The Philodendron Green Congo is native to South America. This Philodendron is low maintenance with simple care needs. It grows several feet tall, making it an excellent floor plant for large spaces.
Identifying ‘Green Congo’ Philodendron
The Green Congo Philodendron is a cultivar of the Congo Rojo Philodendron species. These plants are non-vining plants that grow around 4 feet (1.2 meters) tall. They have a wide spread and require enough room to allow for proper air flow.
The plant has green foliage, sometimes with variegation, and its leaves have smooth, shiny edges. Ithas a bushy growth habit. Blooms from indoor plants are rare and insignificant and the plant’s lush foliage is the main attraction.
To grow this Philodendron variety successfully, you need to make sure you grow it in a suitable spot. In temperate climates, this will almost invariably mean growing it indoors.
You will need to think about providing the right conditions when it comes to light, temperature, humidity and growing medium. This is a plant that can be grown outside in USDA zones 11 and 12, but elsewhere it will need to be grown indoors throughout the year.
Philodendron Congo prefers bright, indirect sunlight or diffused light from a north-facing window. Do not expose the plant to direct sunlight as it scorches the foliage. Rotate the plant every few months to ensure even sun exposure and growth.
Artificial light from a grow lamp makes a good supplemental lighting source if natural lighting is scarce.
Temperature And Humidity Requirements
Temperatures between 70 to 85 degrees Fahrenheit (21 to 29.4 Celsius) are ideal. Avoid exposing your plant to cold drafts, which damages the foliage.
Average household humidity is sufficient, but low humidity results in browning of the leaves’ edges.
Supplement dry conditions using a pebble tray. Fill a dish with small pebbles and water, placing it under the plant’s pot to provide extra moisture to the plant’s surrounding air. You can also increase humidity by misting, and by grouping houseplants together.
Soil/ Potting Mix Requirements
A well-draining potting soil amended with perlite or orchid bark works as a great growing medium for this Philodendron.
This Philodendron is not particularly challenging to care for as long as you have grown it in a suitable location. Watering is the main area where things can go wrong.
Water your Philodendron ‘Green Congo’ when the top 2 inches of the growing medium feel dry. On average, watering every 7 to 10 days should suffice, depending on your home’s heat and humidity levels. Remember that water needs will also vary throughout the year.
Green Congo Philodendron is sensitive to overwatering. Use an unglazed clay or terra cotta pot with drainage holes to prevent the soil from staying saturated with water.
Feed your Green Congo plant once a month during spring and summer with an organic, liquid, houseplant fertilizer diluted to half strength.
Plants that receive several hours of indirect light each day, which increases growth, require more fertilizer. Withhold feedings during the winter when the plant goes dormant.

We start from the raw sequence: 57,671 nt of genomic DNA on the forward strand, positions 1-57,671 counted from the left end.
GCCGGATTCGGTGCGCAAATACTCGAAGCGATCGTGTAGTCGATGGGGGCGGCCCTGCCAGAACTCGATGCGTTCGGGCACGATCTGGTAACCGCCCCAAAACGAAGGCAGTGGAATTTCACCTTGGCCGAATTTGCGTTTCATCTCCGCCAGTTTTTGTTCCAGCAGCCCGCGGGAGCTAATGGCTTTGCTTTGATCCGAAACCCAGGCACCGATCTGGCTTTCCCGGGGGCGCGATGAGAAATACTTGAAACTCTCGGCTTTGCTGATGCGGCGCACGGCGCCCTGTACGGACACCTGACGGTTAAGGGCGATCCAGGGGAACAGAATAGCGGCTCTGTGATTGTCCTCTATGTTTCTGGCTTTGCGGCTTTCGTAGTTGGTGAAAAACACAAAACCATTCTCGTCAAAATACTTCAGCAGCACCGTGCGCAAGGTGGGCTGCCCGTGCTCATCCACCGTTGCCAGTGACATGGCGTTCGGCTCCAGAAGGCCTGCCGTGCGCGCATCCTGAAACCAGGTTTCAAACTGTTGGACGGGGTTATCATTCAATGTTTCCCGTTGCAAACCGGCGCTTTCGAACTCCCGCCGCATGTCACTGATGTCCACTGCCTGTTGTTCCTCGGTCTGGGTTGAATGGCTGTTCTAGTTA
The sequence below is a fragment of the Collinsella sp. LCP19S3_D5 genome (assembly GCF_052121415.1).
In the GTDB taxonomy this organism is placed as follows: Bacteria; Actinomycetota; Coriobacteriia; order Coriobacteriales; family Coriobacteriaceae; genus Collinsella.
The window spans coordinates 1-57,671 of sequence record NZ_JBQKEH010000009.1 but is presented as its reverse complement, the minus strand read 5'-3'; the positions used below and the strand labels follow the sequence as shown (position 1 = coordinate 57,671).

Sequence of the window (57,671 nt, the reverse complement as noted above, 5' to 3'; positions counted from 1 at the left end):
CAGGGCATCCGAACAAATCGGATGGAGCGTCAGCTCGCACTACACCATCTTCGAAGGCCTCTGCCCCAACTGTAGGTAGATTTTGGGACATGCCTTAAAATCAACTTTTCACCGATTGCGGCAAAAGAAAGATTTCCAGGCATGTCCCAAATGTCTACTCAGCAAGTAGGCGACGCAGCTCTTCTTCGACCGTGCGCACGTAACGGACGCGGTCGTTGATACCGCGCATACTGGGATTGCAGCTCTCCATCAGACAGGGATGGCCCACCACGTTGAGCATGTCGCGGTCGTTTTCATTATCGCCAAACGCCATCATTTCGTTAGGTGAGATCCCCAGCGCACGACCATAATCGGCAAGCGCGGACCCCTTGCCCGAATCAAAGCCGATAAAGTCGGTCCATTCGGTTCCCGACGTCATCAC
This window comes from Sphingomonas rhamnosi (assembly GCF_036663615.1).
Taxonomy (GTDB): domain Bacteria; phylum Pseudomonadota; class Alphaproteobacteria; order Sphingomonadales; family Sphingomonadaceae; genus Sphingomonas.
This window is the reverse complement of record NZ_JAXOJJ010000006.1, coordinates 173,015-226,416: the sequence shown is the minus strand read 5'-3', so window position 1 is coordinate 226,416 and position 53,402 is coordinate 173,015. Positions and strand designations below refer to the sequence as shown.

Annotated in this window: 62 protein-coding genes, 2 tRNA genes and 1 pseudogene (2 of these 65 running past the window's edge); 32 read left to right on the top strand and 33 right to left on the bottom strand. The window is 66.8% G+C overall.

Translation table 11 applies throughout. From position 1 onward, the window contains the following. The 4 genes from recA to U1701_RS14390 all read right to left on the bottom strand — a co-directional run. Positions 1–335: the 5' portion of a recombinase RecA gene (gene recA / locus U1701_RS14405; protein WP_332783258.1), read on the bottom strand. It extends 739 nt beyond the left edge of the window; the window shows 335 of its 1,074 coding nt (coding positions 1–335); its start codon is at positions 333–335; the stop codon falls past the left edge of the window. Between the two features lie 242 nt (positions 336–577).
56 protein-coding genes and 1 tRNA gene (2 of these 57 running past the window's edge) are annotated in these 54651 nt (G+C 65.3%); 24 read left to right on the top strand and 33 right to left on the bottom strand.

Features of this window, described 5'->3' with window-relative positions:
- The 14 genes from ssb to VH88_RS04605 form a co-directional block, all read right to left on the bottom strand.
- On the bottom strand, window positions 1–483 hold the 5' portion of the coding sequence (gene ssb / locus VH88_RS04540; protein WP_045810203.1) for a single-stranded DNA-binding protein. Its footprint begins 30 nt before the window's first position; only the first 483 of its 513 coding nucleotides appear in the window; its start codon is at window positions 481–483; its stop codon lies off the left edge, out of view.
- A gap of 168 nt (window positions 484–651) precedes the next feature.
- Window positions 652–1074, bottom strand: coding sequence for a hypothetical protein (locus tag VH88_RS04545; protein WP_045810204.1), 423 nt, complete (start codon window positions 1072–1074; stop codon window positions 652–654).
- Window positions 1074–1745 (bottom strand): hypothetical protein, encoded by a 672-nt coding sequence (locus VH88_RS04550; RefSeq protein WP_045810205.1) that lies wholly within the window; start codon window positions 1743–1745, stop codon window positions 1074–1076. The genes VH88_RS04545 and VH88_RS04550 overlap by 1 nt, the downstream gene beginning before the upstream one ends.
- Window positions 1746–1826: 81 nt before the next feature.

Prune the plant in the spring or fall to remove dying leaves or stems. Regular pruning, if required, also encourages fuller growth for leggy plants. Do not over prune your plant as it leads to stress and stunted growth.
Propagation by cuttings is the most successful method. Choose one of the plant’s stems with at least two top leaves and two bottom leaves or nodes.
To propagate in this way:
Take cuttings from a healthy stem.
- Remove the two bottom leaves, if nodes aren’t exposed.
- Place the cutting in a jar with clean water. Ensure the bottom nodes are submerged.
- Put the cutting in bright, indirect sunlight in a warm location.
- Change the water every two to three days.
- Wait for new roots to grow. New roots should emerge within a few weeks.
- Once the roots are 2 inches long, transplant the cutting to a small pot filled with the recommended soil mix.
Common Pests And Diseases
Spider mites and mealybugs are common pests to watch for. Mealybugs are soft, oval, wax-covered insects that feed on plants by piercing them. They excrete a sticky substance called honeydew, which often leads to black sooty mold if not treated.
You can simply wipe the insects off the plants by hand, or where a serious infestation is present, may consider organic pesticides as a last resort.
Erwinia blight is a common disease for the Philodendron Green Congo plant. It presents as water-soaked lesions beginning on the stem of the plant.
The disease spreads quickly, moving to the foliage if not treated. Quarantine infected plants immediately to prevent spread to other houseplants. Use sharp and sterile shears to remove any infected stems and leaves.
Resterilize your shears between each cut to prevent spread. Avoid touching healthy parts of the plant if you’ve previously touched infected areas. Severely infected are rarely saved and should be destroyed to prevent spreading the bacteria.
In colder climates, repot your plant in the spring or summer. For warmer zones, repotting in early fall is acceptable provided the temperatures are still warm. Refresh the plant’s soil at this time.
You should repot if the plant’s roots entirely fill the container, or the plant is showing signs of stress. Typically, if your plant is healthy, you should only need to repot once every 2-3 years.